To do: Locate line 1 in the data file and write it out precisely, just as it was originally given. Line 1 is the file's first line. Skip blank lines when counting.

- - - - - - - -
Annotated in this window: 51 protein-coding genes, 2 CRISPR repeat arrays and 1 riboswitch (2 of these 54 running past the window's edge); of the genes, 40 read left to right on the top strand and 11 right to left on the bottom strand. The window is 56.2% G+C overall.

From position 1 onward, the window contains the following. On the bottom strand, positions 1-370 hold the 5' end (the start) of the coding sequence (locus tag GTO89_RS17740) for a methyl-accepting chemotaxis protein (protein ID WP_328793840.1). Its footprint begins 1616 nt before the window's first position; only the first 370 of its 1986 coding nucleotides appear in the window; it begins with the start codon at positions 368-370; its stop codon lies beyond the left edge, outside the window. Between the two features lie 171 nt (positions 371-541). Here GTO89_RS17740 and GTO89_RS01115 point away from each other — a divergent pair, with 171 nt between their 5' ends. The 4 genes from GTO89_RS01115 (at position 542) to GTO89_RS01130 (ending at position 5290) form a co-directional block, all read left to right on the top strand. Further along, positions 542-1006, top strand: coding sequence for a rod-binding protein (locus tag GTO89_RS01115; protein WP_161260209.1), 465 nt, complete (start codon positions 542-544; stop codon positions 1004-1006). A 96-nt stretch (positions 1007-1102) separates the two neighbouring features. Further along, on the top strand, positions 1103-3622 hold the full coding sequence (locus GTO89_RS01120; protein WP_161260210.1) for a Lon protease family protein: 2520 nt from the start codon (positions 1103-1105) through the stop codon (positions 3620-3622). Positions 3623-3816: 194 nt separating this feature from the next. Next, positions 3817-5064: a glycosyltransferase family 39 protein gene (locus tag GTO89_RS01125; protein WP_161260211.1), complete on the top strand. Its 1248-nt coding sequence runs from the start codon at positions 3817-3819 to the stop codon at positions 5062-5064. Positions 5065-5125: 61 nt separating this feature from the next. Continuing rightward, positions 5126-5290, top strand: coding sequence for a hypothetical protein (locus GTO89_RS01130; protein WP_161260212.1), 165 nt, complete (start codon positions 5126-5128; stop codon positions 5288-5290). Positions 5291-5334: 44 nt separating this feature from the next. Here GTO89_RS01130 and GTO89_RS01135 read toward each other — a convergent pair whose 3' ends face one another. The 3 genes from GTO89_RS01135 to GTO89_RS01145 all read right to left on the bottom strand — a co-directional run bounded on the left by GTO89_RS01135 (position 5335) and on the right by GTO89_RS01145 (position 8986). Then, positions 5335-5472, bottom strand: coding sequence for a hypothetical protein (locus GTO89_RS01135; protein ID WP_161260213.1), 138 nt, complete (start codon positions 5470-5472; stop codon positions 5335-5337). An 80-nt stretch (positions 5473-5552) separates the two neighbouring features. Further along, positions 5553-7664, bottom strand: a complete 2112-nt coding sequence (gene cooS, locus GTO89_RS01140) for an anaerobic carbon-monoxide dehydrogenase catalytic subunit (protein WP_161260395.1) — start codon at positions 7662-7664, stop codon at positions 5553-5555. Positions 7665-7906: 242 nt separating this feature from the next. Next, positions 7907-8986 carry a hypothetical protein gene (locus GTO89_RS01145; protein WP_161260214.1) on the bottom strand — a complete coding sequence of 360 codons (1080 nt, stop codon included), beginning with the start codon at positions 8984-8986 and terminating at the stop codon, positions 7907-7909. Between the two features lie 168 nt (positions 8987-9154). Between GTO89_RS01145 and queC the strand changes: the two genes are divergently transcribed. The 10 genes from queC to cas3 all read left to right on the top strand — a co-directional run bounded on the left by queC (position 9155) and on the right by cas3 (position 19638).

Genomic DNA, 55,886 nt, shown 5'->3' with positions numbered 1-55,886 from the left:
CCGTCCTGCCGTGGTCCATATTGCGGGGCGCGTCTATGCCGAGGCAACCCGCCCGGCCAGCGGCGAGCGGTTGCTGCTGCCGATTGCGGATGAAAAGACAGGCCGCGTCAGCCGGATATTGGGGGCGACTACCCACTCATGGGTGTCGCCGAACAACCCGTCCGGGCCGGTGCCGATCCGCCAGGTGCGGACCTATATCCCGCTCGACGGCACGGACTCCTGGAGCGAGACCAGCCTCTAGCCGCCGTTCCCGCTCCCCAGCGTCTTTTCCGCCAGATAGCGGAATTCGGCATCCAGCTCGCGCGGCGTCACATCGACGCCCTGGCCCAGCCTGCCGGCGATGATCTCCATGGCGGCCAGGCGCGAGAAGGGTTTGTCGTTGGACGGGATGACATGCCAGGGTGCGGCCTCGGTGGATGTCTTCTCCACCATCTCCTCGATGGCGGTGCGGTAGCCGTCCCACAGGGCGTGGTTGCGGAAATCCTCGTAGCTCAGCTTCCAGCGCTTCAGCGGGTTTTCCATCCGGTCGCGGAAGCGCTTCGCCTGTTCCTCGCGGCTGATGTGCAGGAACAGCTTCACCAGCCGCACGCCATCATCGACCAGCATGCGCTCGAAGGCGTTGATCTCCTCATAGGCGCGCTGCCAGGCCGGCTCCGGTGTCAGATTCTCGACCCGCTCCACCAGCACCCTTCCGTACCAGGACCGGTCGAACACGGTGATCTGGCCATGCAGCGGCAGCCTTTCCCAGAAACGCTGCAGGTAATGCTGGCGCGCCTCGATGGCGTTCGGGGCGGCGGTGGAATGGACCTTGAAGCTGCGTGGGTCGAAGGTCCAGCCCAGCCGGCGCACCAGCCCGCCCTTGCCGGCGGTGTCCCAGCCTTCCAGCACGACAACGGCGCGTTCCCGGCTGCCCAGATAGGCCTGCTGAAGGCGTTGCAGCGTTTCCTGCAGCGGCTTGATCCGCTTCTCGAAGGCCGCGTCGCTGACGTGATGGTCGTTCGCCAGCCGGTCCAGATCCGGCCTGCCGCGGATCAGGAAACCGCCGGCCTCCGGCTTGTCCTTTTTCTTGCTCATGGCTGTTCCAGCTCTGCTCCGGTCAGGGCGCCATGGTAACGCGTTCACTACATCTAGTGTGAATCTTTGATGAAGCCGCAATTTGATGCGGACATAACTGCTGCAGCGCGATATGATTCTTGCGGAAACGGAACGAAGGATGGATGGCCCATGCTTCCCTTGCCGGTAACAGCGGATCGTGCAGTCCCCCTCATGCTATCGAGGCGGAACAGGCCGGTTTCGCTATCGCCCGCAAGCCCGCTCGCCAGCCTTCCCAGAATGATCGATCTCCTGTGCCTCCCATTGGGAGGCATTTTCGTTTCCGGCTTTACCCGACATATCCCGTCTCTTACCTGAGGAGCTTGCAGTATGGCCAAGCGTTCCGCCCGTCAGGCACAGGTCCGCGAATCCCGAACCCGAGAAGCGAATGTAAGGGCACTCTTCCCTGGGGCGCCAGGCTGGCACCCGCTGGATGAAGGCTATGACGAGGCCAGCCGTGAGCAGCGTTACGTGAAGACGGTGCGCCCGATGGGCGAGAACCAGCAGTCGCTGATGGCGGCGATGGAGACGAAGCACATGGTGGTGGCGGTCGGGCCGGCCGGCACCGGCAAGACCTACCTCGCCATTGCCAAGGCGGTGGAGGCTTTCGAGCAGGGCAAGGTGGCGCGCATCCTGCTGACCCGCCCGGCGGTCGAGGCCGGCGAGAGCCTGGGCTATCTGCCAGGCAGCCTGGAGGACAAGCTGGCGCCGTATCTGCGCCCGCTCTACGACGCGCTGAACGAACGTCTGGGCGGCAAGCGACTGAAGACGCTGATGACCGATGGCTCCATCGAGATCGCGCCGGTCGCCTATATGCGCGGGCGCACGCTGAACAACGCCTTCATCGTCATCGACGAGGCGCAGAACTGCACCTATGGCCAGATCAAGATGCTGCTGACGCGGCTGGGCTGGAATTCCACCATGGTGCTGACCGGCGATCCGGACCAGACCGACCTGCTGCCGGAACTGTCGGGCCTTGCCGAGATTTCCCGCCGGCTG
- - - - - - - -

Annotated in this window: 51 protein-coding genes, 2 CRISPR repeat arrays and 1 riboswitch (2 of these 54 running past the window's edge); of the genes, 40 read left to right on the top strand and 11 right to left on the bottom strand. The window is 56.2% G+C overall.